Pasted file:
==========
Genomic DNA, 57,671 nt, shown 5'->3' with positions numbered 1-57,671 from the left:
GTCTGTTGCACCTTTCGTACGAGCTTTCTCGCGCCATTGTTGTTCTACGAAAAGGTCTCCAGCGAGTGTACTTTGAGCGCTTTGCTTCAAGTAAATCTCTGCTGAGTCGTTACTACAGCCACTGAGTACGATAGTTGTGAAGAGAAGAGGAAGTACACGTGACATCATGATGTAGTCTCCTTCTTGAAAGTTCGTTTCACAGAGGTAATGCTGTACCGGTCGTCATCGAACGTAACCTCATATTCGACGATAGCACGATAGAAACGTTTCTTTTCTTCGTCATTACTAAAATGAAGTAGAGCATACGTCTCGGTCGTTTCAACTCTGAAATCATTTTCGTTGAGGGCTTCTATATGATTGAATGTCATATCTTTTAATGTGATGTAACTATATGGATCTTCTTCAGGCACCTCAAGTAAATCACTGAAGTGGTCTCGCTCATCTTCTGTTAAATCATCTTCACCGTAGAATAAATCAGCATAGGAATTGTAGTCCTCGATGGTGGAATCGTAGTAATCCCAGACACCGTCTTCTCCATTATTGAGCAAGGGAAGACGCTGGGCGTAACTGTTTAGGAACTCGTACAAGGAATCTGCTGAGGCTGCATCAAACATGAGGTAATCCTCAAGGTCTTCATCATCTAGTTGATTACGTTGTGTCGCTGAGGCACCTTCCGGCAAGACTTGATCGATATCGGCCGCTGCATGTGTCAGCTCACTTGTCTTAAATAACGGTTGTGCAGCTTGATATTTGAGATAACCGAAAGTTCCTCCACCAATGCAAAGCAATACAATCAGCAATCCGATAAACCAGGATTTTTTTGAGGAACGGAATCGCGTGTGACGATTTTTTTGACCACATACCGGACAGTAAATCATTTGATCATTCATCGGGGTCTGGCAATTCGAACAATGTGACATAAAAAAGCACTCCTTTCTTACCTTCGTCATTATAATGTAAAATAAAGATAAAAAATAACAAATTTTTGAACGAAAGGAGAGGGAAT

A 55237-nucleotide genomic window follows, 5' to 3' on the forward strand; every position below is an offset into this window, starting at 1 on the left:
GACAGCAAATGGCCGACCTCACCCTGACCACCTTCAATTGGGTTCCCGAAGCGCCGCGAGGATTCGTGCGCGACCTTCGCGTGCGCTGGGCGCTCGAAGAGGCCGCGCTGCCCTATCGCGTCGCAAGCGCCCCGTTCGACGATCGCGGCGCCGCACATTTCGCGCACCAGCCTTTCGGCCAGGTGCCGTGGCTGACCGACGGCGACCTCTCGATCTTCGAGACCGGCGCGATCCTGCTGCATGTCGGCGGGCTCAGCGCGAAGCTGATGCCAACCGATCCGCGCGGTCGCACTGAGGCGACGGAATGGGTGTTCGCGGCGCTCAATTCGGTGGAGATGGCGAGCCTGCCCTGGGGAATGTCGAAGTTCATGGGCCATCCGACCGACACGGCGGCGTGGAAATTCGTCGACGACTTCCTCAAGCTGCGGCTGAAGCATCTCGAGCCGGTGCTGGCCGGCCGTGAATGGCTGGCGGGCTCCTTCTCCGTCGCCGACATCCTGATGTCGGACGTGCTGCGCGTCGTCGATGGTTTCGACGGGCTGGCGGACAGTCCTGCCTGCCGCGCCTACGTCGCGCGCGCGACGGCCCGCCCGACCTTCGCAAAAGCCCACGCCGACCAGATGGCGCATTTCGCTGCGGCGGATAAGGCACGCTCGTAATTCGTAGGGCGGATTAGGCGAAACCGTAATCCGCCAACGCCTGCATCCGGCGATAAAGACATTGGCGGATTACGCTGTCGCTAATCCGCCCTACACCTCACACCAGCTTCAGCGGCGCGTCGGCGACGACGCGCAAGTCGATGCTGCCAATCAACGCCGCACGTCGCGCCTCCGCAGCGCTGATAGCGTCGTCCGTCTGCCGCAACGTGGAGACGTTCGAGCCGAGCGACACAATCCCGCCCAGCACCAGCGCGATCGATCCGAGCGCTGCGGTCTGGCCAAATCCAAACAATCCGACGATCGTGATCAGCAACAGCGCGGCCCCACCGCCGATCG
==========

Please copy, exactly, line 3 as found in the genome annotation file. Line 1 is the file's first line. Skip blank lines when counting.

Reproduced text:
A 55237-nucleotide genomic window follows, 5' to 3' on the forward strand; every position below is an offset into this window, starting at 1 on the left: